Peanuts Every Sunday: 1956-1960 is the second in a series of ten big hardcover volumes, each  containing a half-decade’s worth of Peanuts Sunday strips by Charles M Schulz. While the Sunday strips are available in black and white in the Complete Peanuts volumes, this is the first time they have been reprinted in full colour since their initial publication in Sunday newspapers fifty years ago. The line art has been carefully restored, and then “re-mastered” to match the original published versions. The new colouring by Joanne Bagge is based on original Sunday paper tear sheets. The slightly muted tones are supposed to duplicate the feel of the strips as originally printed on newsprint – no bright whites, but everything subtly greyer and yellower for a mellow, golden appearance.

This second volume is fifty pages longer than the first, and features a lot of beautifully drawn, very funny strips that show Charlie Brown completing his transition to the neurotic loser. In the page of Sunday February 23, 1958 he is cruelly mocked and taunted by one person after another, and on arriving home he turns on the radio to hear it say “…and what, in all this world is more delightful than the gay wonderful laughter of little children?” He kicks the radio as hard as he can. Meanwhile, Snoopy completes his transition to sleeping on top of his doghouse and expresses his outsize personality in any number of ways, from becoming boxing champion with a glove on his nose, to battling Linus for his blanket and excelling at playing second base on the baseball team. The large size of these books, over twice as large as the Complete Peanuts collections, really showcases the art beautifully, and fans of Peanuts will find these completely delightful to spend hours poring over. This volume is introduced by author and journalist Chuck Klosterman, and there is a short biography of Schulz by Gary Groth.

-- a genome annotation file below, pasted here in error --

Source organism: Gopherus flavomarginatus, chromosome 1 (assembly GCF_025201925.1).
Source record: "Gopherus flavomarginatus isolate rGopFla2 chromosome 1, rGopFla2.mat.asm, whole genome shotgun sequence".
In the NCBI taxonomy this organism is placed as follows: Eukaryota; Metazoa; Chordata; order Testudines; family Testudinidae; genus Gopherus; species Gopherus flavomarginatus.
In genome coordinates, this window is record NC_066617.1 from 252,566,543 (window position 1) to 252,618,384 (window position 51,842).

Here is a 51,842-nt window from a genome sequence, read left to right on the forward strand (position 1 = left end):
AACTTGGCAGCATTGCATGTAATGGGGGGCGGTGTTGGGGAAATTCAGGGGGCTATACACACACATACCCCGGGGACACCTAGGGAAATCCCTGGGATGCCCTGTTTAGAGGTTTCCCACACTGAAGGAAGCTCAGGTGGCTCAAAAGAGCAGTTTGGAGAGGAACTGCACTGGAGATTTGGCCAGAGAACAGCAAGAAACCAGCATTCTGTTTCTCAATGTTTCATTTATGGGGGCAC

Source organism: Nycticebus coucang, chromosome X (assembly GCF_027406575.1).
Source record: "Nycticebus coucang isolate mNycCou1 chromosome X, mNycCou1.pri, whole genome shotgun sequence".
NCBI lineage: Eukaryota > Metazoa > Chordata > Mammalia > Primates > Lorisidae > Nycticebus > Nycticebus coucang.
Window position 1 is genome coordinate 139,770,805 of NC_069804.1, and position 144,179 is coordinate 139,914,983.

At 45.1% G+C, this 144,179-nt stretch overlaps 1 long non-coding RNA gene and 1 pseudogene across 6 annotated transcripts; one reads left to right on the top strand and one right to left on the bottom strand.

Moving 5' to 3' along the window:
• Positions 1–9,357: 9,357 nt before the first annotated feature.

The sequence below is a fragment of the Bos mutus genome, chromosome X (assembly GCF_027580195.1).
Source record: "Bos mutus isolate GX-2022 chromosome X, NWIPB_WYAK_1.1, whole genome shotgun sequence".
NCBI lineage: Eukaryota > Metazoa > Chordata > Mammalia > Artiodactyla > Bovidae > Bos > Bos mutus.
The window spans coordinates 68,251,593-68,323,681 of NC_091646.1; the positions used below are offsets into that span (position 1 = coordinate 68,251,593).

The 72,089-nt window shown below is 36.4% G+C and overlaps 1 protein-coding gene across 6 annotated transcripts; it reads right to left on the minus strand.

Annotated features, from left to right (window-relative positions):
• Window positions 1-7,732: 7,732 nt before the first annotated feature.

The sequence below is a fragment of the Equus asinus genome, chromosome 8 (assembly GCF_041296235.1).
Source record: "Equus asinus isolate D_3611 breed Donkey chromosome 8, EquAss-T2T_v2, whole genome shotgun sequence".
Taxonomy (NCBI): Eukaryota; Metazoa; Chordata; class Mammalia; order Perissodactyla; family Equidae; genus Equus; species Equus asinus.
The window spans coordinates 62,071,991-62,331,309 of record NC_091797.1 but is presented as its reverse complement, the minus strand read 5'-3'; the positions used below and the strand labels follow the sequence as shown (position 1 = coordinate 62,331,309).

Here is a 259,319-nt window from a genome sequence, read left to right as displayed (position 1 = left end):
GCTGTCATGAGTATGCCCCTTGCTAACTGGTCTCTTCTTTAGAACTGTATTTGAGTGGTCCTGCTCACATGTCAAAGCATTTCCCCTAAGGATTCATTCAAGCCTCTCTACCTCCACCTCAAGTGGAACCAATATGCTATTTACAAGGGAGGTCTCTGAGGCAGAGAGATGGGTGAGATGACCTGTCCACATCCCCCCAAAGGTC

This volume is also available bundled with the first Peanuts Every Sunday:1952–1955 in a big slipcased edition as the Peanuts Every Sunday: The 1950s Gift Box Set. There is no additional material, purely a packaging of two books into one box – but it’s a great way to get both books if you don’t have them, in one very nicely designed, very sturdy box.